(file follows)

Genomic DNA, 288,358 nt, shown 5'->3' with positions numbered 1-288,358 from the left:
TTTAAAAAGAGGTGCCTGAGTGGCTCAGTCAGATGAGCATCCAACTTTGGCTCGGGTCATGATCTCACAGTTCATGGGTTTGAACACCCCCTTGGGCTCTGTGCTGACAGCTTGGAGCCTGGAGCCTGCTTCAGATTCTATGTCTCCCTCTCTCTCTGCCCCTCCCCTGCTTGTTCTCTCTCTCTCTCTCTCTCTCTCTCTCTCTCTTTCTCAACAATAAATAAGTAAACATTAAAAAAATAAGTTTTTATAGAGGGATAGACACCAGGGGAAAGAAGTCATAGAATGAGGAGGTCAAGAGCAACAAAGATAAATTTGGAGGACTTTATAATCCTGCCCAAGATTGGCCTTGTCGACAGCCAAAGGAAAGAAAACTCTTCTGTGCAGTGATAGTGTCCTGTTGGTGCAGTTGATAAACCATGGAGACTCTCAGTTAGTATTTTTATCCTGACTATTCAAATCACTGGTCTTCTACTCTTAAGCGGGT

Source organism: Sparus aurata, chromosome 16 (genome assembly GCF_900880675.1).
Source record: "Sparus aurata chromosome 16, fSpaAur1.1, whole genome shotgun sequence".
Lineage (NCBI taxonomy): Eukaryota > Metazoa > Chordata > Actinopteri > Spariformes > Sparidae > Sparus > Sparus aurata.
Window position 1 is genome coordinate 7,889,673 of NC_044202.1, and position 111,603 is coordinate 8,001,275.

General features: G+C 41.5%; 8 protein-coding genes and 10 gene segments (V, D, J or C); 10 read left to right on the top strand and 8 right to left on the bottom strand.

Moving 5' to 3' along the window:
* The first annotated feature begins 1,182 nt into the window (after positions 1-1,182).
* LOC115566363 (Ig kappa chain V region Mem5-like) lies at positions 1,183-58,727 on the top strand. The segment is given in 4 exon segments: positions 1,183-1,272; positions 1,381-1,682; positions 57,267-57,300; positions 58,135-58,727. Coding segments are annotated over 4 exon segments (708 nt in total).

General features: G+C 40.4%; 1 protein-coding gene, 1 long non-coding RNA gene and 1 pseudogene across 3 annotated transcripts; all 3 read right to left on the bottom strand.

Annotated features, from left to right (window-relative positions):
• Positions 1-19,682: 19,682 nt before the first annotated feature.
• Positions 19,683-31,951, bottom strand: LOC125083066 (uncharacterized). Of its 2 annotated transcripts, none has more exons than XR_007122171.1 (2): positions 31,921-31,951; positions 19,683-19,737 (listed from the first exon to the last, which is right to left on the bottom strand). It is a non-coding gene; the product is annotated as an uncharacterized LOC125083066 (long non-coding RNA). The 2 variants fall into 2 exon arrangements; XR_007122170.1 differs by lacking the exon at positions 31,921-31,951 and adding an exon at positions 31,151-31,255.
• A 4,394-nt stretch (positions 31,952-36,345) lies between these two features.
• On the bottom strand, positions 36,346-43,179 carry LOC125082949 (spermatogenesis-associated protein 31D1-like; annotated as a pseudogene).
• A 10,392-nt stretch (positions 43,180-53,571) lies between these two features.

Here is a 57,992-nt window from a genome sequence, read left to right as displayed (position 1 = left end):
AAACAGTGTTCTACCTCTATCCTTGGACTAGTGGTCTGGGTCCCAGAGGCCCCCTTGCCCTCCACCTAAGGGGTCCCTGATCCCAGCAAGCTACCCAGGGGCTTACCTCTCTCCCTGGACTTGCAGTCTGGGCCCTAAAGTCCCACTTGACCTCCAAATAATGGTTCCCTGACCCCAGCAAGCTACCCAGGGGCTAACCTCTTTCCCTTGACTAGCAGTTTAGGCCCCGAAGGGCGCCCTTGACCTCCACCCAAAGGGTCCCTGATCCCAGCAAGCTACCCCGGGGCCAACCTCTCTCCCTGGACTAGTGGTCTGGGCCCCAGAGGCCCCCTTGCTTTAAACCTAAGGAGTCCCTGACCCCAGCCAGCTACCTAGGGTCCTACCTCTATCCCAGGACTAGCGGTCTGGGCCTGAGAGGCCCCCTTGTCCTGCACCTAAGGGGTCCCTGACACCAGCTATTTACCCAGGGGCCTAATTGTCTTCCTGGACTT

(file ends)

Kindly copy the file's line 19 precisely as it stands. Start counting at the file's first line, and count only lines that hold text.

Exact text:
AAACAGTGTTCTACCTCTATCCTTGGACTAGTGGTCTGGGTCCCAGAGGCCCCCTTGCCCTCCACCTAAGGGGTCCCTGATCCCAGCAAGCTACCCAGGGGCTTACCTCTCTCCCTGGACTTGCAGTCTGGGCCCTAAAGTCCCACTTGACCTCCAAATAATGGTTCCCTGACCCCAGCAAGCTACCCAGGGGCTAACCTCTTTCCCTTGACTAGCAGTTTAGGCCCCGAAGGGCGCCCTTGACCTCCACCCAAAGGGTCCCTGATCCCAGCAAGCTACCCCGGGGCCAACCTCTCTCCCTGGACTAGTGGTCTGGGCCCCAGAGGCCCCCTTGCTTTAAACCTAAGGAGTCCCTGACCCCAGCCAGCTACCTAGGGTCCTACCTCTATCCCAGGACTAGCGGTCTGGGCCTGAGAGGCCCCCTTGTCCTGCACCTAAGGGGTCCCTGACACCAGCTATTTACCCAGGGGCCTAATTGTCTTCCTGGACTT